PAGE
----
NYT Editorial: The Murky World of Hospital Prices

The New York Times

By The Editorial Board
May 16, 2013

Last week, the federal government made public a vast trove of information on the list prices charged by hospitals for a large array of procedures commonly performed on hospitalized patients. It was a good start toward providing greater transparency in hospital billing, which has long been shrouded in secrecy. But it fell short of providing full information that patients need to make informed decisions about which hospitals to use and which insurance to buy.

The data was compiled from hospital claims submitted to Medicare by more than 3,300 hospitals seeking fee-for-service reimbursements for the 100 most common inpatient treatments in fiscal-year 2011. The prices at issue — sometimes called “chargemaster” prices — are not what most people pay. They are far higher than what Medicare pays, which is close to the real cost of providing the service, and also higher than what private insurers pay because they negotiate for discounts.

The only patients likely to be charged the full listed prices are those with little or no insurance and no purchaser to bargain on their behalf. Many insured patients also face higher premiums or co-payments because their plans reimburse the hospitals based on discounts from the listed prices. The listed prices varied wildly from one part of the country to another and even within the same city or region, seemingly without any good reason or any relationship to the quality of care delivered.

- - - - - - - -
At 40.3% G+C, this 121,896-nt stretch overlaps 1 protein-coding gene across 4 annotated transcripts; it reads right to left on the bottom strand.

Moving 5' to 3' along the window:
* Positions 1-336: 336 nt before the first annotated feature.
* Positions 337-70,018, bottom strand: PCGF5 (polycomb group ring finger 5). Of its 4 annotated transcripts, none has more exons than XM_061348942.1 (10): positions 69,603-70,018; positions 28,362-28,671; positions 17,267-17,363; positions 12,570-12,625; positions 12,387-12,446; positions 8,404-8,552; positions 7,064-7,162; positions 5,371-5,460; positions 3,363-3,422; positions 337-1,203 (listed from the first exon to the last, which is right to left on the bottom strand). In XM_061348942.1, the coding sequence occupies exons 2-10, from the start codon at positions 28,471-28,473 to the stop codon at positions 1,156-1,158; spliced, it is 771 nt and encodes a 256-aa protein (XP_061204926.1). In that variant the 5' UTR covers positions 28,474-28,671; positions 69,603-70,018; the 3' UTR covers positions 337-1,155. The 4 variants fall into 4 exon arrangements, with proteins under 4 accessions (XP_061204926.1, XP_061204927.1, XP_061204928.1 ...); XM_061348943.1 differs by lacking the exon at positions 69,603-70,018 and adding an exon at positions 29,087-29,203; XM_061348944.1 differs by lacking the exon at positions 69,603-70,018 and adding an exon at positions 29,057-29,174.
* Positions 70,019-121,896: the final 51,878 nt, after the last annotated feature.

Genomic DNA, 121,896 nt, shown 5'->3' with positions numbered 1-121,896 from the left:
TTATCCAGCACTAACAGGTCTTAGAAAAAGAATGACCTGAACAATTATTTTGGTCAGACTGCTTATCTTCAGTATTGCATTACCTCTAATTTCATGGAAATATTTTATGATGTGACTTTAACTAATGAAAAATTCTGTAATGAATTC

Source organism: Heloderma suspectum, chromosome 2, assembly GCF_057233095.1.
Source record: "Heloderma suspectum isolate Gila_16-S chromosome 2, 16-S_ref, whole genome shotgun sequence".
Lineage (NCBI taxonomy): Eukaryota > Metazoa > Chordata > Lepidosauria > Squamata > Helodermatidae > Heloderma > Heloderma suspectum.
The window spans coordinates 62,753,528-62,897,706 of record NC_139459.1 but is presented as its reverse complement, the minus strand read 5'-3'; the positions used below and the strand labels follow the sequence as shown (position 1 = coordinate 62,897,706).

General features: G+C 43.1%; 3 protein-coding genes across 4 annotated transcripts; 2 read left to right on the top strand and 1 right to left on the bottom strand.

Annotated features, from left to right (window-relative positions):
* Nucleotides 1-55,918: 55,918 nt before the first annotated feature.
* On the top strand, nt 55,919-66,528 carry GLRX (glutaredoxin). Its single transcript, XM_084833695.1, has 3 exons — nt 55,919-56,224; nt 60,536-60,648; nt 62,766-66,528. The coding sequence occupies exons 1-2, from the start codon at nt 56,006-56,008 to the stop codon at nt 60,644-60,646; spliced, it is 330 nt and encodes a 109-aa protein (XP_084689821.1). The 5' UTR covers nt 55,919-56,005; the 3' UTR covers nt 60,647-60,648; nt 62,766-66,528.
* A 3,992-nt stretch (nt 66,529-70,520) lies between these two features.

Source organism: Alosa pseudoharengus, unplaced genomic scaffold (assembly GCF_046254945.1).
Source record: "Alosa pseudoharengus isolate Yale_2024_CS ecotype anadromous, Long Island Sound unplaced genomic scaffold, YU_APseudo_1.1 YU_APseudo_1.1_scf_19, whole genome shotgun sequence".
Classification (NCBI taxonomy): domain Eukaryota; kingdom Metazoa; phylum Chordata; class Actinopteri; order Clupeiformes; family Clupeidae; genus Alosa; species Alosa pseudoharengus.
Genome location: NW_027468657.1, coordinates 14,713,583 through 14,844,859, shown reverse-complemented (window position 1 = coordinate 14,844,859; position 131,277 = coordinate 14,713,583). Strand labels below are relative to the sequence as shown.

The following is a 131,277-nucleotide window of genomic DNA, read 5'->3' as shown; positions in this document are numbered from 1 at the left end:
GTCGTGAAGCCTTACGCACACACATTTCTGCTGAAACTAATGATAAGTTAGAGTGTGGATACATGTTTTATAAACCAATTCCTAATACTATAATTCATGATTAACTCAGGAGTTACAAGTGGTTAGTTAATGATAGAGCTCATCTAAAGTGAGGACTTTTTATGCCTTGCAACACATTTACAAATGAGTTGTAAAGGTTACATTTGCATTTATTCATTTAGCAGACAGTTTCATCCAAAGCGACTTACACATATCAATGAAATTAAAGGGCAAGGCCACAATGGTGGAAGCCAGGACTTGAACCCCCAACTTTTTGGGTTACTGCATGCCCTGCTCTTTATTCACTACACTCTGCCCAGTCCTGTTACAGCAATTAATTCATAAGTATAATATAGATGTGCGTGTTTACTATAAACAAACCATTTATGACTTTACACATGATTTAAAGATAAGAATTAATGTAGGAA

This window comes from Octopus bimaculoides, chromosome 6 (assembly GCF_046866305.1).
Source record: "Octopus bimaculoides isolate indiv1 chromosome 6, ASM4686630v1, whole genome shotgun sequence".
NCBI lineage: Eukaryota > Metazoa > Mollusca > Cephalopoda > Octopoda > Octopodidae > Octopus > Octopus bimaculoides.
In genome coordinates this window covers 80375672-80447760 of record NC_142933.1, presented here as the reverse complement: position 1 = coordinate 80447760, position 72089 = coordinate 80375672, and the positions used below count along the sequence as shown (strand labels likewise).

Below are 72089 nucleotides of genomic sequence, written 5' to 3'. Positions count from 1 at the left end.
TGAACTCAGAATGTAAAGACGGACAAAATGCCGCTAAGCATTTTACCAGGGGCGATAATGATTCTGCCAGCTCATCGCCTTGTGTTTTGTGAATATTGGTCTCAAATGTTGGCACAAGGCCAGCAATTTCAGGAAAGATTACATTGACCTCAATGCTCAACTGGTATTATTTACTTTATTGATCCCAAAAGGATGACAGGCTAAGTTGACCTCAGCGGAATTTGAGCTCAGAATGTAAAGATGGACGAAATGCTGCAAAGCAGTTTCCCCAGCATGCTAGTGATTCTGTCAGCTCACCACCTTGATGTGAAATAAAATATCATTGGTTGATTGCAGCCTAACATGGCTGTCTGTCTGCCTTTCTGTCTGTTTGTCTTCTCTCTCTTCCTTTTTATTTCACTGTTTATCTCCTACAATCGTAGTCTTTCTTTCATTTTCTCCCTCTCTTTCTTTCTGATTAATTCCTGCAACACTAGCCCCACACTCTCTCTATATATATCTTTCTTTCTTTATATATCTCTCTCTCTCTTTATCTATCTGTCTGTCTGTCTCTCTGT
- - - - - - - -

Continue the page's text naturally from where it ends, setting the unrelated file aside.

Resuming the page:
For example, a Times analysis published Friday found that the Bayonne Medical Center in New Jersey typically charged $99,689 for treating each case of chronic lung disease, 17 times as much as Medicare paid in reimbursement. The price for a joint replacement with artificial hips or knees ranged from a low of $5,300 in a hospital in Ada, Okla., to a high of $223,000 at a hospital in Monterey Park, Calif., a 40-fold difference that cannot be explained by regional differences in wages, the sickness of the patients, or a hospital’s teaching responsibilities. The charge for treating heart failure patients in hospitals in Jackson, Miss., ranged from $9,000 to $51,000.

The huge differences in list prices have been posted on a government Web site. But for consumers to compare one hospital with another in a meaningful way, they need to know a lot more — including the rates that have been negotiated between hospitals and insurers, the listed prices for outpatient treatments, and the quality of care provided, a difficult measurement that is in its infancy.